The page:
Last summer, hard-line communists and Russian chauvinists fumbled in a coup attempt. This week, this same coalition proved too timid and disorganized to clip the wings of President Boris N. Yeltsin, making lots of noise but then surrendering without a fight. The reform movement won a respite of sorts -- until this summer.
The summer will be crucial. Money from the recently announced $24 billion Western aid package should be flowing by then, enabling the Russian government to curtail some of the rampant inflation and chaos in the economy. More reform programs also should be in place. All this could improve the food situation and lift sagging confidence. If that does not happen, the August-September period could propel Russia into a far more serious political crisis than the one just barely avoided.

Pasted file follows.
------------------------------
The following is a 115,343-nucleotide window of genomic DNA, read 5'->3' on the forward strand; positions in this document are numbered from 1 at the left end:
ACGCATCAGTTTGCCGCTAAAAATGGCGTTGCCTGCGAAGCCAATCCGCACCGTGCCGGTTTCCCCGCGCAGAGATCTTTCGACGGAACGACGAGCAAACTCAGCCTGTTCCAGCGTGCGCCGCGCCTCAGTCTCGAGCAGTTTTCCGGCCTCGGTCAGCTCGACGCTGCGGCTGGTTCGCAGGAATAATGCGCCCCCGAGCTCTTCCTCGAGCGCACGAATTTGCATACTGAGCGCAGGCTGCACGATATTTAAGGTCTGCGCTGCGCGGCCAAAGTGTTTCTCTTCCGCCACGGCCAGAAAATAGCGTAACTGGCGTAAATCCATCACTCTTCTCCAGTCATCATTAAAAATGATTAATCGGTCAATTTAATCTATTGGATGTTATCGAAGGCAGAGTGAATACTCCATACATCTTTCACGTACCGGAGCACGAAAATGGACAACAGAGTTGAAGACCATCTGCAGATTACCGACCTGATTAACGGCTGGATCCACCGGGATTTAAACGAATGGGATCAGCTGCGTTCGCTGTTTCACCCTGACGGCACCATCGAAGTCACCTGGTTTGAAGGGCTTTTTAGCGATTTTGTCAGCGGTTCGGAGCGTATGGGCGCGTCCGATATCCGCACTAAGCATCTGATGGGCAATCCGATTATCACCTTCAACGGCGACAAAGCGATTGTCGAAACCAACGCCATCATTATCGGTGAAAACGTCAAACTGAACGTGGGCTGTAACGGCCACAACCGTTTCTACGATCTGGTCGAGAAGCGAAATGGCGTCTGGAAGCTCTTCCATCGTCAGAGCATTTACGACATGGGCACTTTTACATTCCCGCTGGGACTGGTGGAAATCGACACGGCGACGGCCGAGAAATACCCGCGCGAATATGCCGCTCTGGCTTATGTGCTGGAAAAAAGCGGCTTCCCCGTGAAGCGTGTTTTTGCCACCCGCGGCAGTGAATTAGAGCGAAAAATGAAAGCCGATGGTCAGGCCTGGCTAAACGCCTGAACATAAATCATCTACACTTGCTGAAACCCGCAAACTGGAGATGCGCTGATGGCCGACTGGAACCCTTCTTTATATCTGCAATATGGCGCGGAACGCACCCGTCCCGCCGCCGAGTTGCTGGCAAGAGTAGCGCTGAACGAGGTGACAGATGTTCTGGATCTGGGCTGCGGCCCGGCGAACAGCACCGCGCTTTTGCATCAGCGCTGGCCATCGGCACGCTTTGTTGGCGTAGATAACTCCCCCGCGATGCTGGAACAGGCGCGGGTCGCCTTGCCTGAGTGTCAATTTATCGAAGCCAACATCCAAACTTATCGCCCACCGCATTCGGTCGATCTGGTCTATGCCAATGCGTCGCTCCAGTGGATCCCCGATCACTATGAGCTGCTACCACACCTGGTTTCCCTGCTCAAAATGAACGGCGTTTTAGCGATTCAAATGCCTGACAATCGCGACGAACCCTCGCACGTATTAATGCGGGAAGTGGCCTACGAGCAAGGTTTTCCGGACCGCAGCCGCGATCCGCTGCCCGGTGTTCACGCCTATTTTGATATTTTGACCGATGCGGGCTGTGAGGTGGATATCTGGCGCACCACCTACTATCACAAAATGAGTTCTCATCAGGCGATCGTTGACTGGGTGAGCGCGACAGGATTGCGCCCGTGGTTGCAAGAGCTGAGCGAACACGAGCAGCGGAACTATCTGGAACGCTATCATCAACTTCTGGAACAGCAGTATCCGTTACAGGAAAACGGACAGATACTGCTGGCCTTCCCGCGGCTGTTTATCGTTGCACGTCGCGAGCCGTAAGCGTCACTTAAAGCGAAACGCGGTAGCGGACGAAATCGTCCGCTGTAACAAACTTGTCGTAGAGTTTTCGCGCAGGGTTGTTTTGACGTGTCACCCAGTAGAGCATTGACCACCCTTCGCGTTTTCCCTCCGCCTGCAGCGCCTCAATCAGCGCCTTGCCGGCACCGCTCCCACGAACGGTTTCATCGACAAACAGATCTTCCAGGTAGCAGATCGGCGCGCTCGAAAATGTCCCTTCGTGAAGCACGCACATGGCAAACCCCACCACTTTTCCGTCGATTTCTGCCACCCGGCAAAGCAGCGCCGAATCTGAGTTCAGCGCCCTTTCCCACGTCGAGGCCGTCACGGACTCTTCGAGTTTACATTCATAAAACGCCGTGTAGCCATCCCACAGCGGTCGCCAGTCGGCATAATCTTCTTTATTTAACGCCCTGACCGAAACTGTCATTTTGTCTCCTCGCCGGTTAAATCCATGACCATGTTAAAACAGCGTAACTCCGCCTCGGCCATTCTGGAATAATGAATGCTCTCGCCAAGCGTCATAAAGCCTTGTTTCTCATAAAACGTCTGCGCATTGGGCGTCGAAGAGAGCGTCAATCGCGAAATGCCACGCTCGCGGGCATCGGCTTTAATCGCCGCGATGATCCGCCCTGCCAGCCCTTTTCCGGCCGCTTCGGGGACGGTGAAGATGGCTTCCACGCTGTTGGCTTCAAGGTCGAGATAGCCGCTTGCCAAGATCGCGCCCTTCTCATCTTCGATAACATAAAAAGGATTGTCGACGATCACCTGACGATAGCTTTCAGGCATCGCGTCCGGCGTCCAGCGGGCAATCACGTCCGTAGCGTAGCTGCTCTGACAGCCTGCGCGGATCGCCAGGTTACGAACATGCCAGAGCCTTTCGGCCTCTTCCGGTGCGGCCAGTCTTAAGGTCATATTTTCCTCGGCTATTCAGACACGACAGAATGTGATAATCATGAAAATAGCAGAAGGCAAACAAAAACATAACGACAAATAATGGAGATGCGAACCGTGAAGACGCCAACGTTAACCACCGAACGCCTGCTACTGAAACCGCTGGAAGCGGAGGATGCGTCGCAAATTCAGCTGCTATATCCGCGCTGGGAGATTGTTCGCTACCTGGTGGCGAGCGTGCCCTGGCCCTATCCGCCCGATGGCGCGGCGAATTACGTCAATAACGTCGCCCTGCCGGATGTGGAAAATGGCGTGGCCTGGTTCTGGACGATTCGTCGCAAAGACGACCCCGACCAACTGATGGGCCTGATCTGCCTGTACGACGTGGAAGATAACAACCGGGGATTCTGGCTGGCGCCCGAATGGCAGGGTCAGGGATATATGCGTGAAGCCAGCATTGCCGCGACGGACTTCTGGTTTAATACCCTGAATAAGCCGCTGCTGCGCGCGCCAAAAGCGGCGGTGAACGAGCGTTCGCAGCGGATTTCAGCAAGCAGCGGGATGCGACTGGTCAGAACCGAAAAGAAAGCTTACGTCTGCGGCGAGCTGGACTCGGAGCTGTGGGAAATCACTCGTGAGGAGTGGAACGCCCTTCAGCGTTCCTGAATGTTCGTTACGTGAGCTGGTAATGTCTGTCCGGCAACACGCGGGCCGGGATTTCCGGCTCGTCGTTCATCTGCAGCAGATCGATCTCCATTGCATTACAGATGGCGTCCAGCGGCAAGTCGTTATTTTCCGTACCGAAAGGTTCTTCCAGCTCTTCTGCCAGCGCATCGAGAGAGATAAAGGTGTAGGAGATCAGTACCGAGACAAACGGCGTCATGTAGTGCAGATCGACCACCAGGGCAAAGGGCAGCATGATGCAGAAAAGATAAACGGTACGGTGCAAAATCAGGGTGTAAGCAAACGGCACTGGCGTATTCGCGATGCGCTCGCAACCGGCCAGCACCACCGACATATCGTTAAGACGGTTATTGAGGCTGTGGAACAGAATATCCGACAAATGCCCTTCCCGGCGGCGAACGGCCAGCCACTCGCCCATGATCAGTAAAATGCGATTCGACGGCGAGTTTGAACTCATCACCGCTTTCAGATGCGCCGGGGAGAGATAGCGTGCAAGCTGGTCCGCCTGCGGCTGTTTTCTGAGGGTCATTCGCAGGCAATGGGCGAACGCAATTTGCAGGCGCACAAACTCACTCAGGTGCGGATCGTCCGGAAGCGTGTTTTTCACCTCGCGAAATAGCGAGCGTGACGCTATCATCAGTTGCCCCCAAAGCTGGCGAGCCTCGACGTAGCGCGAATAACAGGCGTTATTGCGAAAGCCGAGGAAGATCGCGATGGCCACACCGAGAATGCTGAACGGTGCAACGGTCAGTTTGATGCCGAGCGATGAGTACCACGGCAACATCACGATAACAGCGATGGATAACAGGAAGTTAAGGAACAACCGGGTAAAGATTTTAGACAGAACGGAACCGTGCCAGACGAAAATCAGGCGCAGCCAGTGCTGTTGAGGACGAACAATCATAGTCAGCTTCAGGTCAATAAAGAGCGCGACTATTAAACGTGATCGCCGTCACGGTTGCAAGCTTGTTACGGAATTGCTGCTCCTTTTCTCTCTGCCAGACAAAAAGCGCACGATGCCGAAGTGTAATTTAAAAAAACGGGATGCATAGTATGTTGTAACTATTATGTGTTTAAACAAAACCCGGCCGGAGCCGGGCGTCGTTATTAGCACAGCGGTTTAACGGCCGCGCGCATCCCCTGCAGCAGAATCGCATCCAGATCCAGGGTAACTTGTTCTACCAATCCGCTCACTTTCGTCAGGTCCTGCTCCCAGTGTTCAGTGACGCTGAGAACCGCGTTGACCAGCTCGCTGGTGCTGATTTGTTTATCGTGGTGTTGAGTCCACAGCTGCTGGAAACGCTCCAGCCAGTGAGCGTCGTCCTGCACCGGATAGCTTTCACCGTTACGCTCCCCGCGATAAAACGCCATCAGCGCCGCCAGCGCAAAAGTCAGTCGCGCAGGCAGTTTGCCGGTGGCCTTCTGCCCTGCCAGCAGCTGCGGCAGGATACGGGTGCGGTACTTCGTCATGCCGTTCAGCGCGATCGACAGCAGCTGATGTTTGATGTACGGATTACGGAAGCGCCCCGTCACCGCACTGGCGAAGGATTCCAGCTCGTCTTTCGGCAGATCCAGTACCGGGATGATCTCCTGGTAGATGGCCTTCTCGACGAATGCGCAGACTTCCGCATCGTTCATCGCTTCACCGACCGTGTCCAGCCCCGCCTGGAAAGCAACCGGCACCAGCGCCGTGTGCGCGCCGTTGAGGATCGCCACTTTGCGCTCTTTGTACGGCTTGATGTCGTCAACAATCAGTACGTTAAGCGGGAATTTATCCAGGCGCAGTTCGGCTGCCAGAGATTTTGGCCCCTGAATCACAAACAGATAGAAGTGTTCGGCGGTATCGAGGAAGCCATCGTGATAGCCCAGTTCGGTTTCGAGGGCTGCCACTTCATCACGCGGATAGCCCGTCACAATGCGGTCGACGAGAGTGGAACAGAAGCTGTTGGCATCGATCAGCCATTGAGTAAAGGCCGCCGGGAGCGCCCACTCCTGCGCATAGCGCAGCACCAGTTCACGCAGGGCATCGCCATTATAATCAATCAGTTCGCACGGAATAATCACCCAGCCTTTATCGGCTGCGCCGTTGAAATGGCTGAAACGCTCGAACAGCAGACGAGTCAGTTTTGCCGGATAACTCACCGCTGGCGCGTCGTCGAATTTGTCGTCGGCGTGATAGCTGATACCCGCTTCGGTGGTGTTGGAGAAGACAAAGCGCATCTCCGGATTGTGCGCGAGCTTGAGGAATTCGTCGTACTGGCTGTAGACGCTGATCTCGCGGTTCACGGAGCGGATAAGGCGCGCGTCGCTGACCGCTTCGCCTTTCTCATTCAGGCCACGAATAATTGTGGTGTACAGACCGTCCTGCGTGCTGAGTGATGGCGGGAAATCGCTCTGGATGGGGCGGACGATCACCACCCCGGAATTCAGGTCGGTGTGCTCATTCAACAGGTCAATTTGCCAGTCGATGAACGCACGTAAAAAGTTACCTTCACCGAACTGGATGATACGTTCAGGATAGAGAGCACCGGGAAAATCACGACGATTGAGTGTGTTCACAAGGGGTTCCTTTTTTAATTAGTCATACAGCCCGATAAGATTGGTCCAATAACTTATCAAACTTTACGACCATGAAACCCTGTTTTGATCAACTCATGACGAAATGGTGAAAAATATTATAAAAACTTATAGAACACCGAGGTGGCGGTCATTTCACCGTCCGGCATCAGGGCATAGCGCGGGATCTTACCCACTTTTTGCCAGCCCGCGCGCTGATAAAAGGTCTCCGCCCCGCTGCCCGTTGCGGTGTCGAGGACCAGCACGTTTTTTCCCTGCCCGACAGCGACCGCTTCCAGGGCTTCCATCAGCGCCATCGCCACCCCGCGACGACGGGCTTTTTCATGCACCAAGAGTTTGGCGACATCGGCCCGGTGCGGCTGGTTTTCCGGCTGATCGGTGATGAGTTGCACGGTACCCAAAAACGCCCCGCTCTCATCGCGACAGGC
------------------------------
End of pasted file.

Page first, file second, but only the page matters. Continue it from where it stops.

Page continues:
Russia's basic political problems were not resolved this week. The crux of the dilemma is that about the only surviving communist-era political institution in Moscow is the Congress of People's Deputies. After the failed coup attempt, reformists ousted communist hard-liners from many other key positions in life. But discredited hard-liners still control the legislative body -- because Mikhail S. Gorbachev, in a futile effort to save socialism, packed the congress with appointed party loyalists.